Representative Robert "Rob" Wittman just began his second full term in the U.S. House of Representatives from Virginia's 1st District, which stretches from Prince William County in northern Virginia to Yorktown in the state's tidewater region. Wittman, a member of the House Armed Services Committee and Committee on Natural Resources, was a co-sponsor of the Telework Enhancement Act of 2010 (H.R. 1722) which President Barack Obama signed into law on December 9, 2010. Congressman Wittman recently spoke with The Teleworker about the new telework law and its impact on Federal agencies, traffic congestion, national security, and the environment.
On behalf of Telework Exchange, please accept our sincere congratulations on the recent enactment of the Telework Enhancement Act of 2010. Thank you for co-sponsoring this legislation and speaking on its behalf on the House floor. What are your perspectives on the specific ways this new law will affect Federal agency staff and operations?
This law fosters the use of telework by ensuring that each Federal agency has a telework policy in place and that employees are informed about their eligibility to telework. It also ensures that those Federal employees who are eligible to telework are able to do so with an emphasis on enhancing agency operations and productivity.
Why is telework an important issue for you?
With the advent of technology, working from home has never been easier. Telework allows employees the flexibility they might not otherwise have, to work from home during inclement weather, to ensure continuity during an emergency, and to simply avoid a lengthy, stressful commute. And getting cars off the road is a win on many levels, from reducing traffic congestion to reducing pollution emitted from vehicles. Just last year, winter storms nearly brought the Federal government to a halt. With telework, operations can continue even when folks cannot make the trek to work. In Virginia, we not only have thousands of Federal employees, but also many of these employees work within the National Capital Region, which is known for its heavy traffic congestion.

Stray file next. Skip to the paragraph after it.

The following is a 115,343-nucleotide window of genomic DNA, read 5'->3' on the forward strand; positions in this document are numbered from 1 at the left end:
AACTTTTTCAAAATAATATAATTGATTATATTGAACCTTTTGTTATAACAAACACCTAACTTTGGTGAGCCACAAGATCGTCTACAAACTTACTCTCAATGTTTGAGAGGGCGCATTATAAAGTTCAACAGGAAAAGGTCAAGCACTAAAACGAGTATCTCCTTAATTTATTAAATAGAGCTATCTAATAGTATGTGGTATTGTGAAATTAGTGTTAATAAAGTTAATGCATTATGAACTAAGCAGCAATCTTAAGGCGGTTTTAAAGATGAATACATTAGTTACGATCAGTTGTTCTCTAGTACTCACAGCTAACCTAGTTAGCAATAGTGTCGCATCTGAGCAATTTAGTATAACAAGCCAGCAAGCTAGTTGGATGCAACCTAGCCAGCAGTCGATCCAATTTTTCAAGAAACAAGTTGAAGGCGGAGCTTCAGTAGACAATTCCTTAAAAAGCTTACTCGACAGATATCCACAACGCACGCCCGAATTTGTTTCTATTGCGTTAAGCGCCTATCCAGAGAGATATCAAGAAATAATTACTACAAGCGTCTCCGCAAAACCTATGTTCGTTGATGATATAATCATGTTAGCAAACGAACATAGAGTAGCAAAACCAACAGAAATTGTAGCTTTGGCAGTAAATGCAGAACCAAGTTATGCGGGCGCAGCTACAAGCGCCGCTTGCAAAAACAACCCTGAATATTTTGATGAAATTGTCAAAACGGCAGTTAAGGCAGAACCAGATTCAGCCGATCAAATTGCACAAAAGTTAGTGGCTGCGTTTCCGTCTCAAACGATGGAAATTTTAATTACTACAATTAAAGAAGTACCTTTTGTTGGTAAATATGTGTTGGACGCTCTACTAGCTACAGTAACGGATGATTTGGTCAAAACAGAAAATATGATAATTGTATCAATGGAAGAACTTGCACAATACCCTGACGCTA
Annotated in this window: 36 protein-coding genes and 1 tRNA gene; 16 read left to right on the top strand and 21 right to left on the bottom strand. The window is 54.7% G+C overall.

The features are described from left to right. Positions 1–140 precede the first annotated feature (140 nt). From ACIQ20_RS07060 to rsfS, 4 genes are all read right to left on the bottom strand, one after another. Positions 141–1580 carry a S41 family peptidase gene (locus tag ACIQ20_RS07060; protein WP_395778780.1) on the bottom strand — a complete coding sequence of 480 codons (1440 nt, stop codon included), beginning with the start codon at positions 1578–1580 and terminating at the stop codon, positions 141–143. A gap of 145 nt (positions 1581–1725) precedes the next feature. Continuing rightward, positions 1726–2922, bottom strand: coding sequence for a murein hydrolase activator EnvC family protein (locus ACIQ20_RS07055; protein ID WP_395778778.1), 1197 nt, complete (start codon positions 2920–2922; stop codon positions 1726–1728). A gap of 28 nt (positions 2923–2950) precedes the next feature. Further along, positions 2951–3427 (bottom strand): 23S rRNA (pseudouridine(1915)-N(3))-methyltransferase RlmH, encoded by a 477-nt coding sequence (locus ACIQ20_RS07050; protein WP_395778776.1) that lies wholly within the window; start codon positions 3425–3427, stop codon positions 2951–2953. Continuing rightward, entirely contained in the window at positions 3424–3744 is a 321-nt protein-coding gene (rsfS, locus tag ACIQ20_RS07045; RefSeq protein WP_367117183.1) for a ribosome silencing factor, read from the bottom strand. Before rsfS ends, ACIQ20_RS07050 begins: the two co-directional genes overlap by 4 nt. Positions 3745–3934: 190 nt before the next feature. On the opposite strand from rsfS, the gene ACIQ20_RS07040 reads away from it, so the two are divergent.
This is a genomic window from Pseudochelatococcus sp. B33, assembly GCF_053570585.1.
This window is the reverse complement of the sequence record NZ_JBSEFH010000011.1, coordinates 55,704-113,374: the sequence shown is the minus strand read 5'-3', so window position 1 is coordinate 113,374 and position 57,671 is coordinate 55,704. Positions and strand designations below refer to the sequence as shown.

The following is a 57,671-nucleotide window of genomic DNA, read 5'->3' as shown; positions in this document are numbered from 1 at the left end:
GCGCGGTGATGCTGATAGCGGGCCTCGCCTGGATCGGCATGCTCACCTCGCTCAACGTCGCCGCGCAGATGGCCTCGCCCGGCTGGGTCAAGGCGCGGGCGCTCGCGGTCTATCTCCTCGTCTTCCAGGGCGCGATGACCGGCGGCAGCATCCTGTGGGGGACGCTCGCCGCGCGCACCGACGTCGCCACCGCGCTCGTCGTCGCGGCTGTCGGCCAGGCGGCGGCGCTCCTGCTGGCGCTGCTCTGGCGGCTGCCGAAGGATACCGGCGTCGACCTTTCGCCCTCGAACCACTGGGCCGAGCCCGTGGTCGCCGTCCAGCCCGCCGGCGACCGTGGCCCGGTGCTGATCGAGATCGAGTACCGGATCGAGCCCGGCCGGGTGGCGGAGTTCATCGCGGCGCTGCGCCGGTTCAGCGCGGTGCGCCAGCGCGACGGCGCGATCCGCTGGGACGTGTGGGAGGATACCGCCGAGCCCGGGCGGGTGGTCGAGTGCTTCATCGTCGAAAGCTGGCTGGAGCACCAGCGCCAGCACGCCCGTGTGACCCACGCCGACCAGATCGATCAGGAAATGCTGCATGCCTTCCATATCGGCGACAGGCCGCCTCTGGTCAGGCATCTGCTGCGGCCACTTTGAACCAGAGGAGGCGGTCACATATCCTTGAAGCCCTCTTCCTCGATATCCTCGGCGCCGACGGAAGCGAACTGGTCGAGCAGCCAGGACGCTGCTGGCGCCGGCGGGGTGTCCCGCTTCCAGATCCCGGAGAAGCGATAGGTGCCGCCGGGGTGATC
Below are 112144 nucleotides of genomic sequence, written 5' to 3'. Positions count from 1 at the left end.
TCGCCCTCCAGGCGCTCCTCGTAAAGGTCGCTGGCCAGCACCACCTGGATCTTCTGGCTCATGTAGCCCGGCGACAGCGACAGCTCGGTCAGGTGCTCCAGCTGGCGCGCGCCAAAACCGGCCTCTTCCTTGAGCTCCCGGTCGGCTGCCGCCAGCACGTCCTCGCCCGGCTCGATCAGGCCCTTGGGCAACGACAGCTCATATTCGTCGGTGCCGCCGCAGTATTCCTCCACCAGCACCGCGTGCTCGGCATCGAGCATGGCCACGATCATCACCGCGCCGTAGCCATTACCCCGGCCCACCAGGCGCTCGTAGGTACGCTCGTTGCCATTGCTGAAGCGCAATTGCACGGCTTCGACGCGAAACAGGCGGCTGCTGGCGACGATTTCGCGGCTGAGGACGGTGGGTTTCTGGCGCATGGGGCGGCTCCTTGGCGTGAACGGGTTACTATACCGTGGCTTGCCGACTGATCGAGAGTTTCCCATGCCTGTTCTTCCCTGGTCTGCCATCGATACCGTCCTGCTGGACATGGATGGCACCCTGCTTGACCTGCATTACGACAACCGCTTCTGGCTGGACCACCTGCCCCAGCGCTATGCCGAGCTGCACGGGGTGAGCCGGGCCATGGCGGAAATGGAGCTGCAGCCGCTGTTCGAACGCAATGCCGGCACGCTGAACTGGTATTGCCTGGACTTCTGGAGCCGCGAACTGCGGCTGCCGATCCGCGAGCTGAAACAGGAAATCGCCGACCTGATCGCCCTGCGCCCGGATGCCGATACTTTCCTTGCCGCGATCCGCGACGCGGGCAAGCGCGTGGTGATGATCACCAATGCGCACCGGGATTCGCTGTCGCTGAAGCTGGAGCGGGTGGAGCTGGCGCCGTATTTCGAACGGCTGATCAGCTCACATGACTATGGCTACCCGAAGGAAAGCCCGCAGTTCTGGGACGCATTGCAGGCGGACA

Separately, telework plays an integral role in support of our nation's security, which is always a top priority. In the Director of National Intelligence's (DNI) Vision 2015, collaboration through telework is forecasted to be a key component of the Federal government's infrastructure. According to DNI,
"By 2015, employees from different agencies will have to be collocated to more remote locations, away from centralized headquarters. The needs for cross-organizational collaboration, cross-functional teams and programs such as Joint Duty will require a more agile infrastructure. By this, we mean to suggest a deliberate strategy that shifts from agency-centric, massively consolidated facilities towards a more distributed and integrated model that uses hoteling practices and creates more open and collaborative workspaces. Agile infrastructure will be based on two principles – collocation of cross-functional teams (e.g., collection disciplines, science and technology, analysts, mission managers) around projects or specific missions, and virtual collocation, where a dispersed workforce can rapidly coalesce to respond to new tasking. A facilities strategy will be developed that takes into account both physical and virtual collaboration..."
I will be working to explore how Federal agencies dealing in classified or sensitive information can adopt telework strategies.
What will be the role of Congress to ensure that Federal agency telework programs are implemented as the Act outlines?
Congress will play an oversight role in ensuring that Federal agencies meet their telework milestones and ensuring that telework policies bring about the intended benefits, from greater productivity to cost savings.
Can you provide insights into how passage of the Telework Enhancement Act will serve to make Federal agencies operate more efficiently?
This legislation will foster the use of telework by Federal agencies, resulting in cost savings and improved readiness and emergency preparedness. Telework can help ease congestion on the roads but can also ensure continuity of government in the case of a national emergency, or weather-related shutdowns.
Your district covers two regions that struggle with traffic congestion (Northern Virginia and the Tidewater). How will this new law have a positive impact on the transportation networks in your district and how will it affect the lives of your core constituents?
I commute more than 80 miles each way to Washington every day that Congress is in session. Lengthy commutes pose concerns for transportation infrastructure and employee quality of life. Further, sometimes the traffic congestion numbers fail to capture who is in the car – a mother looking to pick up her child from daycare, or a student commuting from his/her part-time job to class. In each case, these commuters would rather have more time with their children, more time to prepare for class, etc. Time is valuable and telework is a viable component to help improve quality of life in many ways.
Many may not know that before you were elected to serve, much of your previous career was focused on environmental health and related issues. Considering your professional experience, coupled with your current position as a member of the House Committee on Natural Resources, would you share your thoughts on how the new telework law will impact the environment?
Adding more cars to the road is simply not good for the environment and in our region, many transportation networks are already over capacity. Pollution reduction and energy conservation are essential to keeping our natural resources healthy and abundant. I believe that it is vital to conserve energy resources and to reduce pollution, such as the carbon emissions from automobiles.
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